In the previous post, The Meaning of America, I attempted to distill a list of the core ideas and values that gave rise to our distinctly American culture—that uniquely American way of doing things that was eloquently described by de Tocqueville in the 1830s and is still recognizable today. I called this “the American core,” and then added that “this American core is under sustained attack, and it may not survive. A new culture is emerging, rooted in different core ideas. Old institutions are failing, or are being redefined or replaced. Things are messy, tense, and often uncivil.”
This begs the question: what exactly are these different core ideas?
Here’s how I would presently sum up this new set of ideas and values. You might call it “the emerging core” although in reality, these ideals and values have become firmly established throughout much of American society.
- The rejection of a transcendent, objective reality and moral order (combined with a hostility and intolerance towards orthodox Judeo-Christian religions).
- Radical autonomy. The individual is the sovereign maker of meaning. The state and other cultural institutions exist to equip each individual with as much “freedom” as possible so as to assert his or her own account of meaning.
- The rule of man: The state is the ultimate definer and guarantor of human rights and the Constitution is continually adapted to align with the evolving definitions, understandings and worldview assumptions of the ruling elite.
- The state is the fundamental “community” to which we belong, and as such, it rightly provides the goods and services formerly supplied by civil society (families, and religious, educational and charitable institutions).
- Societal problems (poverty, crime, corruption, etc.) are the result of unjust and unequal social systems and structures. The common good is advanced through enlightened social policy, and systemic and structural reforms overseen by a class of managerial and technocratic elites.
- The quest for equality of outcomes is an overriding good.
- The amassing, wielding and retaining of cultural power though the crafting and promotion of narratives whose effectiveness is based on distortion and emotional appeal.
- A highly controlled economy built primarily around the mutual interests of the state and powerful corporations.
- Comfort, entertainment, and immediate gratification are valued as a means of distraction from the emptiness and purposelessness of life.
President Obama has promoted a new vision of America
This emerging core isn’t exactly new. These ideas and values are an outgrowth of a secular worldview that reaches back at least as far as the European Enlightenment. However, they have become pervasive and mainstream today, particularly in academia, the media, entertainment, and urban centers on both coasts.
Politically, this emerging core is championed by The Progressive Movement within the Democratic Party. Whether the Republican Party will continue to be the political home for conservatism—that is, preserving the older core—is very much in doubt.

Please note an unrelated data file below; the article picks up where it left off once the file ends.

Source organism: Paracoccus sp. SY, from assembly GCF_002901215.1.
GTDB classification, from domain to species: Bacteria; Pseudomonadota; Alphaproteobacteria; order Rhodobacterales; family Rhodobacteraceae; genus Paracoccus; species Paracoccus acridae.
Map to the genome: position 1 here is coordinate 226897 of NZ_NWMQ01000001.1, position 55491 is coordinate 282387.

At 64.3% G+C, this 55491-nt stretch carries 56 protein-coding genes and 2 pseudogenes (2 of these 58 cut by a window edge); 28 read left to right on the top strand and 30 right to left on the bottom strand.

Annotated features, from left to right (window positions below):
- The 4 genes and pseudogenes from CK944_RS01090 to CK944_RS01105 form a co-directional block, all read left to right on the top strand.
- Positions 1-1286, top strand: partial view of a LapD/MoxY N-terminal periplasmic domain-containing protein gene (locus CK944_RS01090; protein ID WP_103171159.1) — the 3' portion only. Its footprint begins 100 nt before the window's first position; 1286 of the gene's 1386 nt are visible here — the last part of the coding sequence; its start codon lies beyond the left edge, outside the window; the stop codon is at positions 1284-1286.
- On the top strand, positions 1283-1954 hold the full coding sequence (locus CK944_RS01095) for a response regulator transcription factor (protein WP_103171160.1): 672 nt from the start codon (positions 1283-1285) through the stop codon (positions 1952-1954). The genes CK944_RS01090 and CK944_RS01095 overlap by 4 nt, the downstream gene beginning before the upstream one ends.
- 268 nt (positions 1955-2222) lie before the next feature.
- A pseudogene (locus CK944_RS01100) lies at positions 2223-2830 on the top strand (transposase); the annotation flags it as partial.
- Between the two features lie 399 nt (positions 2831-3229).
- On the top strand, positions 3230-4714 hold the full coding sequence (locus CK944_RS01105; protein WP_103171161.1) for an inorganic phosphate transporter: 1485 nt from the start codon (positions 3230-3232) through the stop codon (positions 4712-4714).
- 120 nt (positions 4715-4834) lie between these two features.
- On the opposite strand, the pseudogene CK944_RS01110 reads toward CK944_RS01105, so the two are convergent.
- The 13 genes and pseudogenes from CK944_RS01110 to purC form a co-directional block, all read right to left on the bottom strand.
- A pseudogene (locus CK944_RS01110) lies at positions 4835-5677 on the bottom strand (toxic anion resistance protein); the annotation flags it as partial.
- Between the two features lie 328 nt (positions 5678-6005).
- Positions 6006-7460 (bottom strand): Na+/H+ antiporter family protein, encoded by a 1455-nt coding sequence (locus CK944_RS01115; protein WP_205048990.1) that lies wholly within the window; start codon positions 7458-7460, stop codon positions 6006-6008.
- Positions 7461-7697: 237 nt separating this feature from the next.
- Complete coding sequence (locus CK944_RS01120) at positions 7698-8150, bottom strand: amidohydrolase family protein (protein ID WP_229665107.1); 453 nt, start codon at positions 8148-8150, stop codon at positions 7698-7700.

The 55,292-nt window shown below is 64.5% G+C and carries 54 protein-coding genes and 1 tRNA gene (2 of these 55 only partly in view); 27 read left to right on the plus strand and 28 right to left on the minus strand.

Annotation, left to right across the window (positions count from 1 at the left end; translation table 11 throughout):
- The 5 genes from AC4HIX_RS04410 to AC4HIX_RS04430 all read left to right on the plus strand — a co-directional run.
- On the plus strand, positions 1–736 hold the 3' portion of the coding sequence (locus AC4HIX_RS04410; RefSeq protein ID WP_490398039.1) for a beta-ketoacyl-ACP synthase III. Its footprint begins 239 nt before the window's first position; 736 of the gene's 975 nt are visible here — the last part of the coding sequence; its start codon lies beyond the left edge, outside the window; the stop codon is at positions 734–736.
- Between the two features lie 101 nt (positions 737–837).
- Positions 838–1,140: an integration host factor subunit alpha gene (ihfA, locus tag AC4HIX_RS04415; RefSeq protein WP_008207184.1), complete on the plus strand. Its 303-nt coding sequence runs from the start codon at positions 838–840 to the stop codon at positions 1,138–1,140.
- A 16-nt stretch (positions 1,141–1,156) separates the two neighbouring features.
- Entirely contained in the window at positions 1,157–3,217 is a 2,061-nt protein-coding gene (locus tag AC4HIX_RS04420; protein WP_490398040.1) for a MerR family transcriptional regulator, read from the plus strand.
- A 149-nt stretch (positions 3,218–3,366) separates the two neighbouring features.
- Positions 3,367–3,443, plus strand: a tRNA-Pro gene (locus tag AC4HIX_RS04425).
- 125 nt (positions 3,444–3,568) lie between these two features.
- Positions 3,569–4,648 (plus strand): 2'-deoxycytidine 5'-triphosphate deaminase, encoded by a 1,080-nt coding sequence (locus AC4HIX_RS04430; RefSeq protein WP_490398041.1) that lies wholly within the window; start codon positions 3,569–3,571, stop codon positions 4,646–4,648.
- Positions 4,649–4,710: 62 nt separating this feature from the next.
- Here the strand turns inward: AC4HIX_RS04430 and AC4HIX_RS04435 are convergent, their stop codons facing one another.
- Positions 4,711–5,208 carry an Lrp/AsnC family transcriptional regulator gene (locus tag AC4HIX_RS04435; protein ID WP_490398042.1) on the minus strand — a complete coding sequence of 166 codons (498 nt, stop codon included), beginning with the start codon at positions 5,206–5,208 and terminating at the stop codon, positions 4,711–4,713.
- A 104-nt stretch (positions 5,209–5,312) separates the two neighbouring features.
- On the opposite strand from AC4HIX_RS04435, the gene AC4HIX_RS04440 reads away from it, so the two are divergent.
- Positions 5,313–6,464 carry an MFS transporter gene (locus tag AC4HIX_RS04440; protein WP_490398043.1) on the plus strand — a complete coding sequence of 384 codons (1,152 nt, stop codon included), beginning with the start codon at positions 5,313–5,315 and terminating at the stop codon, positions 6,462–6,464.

President Obama will likely be remembered as the first American president to fully embrace this emerging core and consistently govern by it. Indeed, his overarching agenda can be described as an attempt to replace the older core with the emerging core, which explains his promised “fundamental transformation” of America during his first campaign. The president has used his bully pulpit to effectively advocate this new understanding of America. One of his speechwriters described the “entire job” of Ben Rhodes, one of the president’s top communications advisors, as assisting the president in affecting a “larger restructuring of the American narrative.”
Some of my evangelical friends will, no doubt, resist the binary nature of “two lists,” the older core, and the emerging core. Isn’t there a great deal of middle ground between them? Why can’t they be combined, mixed and matched?
They can, but I would argue that doing so is fraught with inconsistency and incoherence because each list “holds together” as a logical outworking of its first principles.
The first principle of the older list is: “the acknowledgement of a transcendent moral order.” This is the soil from which the subsequent ideas and values naturally flow. In the same way, the first principle of the emerging order is “the rejection of a transcendent, objective reality and moral order.” Each of the subsequent ideas and values flows logically from this starting point.
These two “first principles” can be likened to a tap root of a tree. If the tap root is that of an orange tree, there will be continuity between the roots, the trunk, branches and fruit the tree bears. Oranges will naturally be produced from the root of an orange tree.
Now if you wish, you can tape apples to an orange tree, but there is a profound illogic to it. The root produces the fruit. Both lists flow naturally from their first principles, and will inevitably lead to very different kinds of lives, and different kinds of societies and cultures. Despite America’s many failures and shortcomings, the older core produced one of the freest, most tolerant, and prosperous nations in human history. What kind of society will the emerging core produce? We are discovering that right now, and we will learn much more in the near future.
- Scott Allen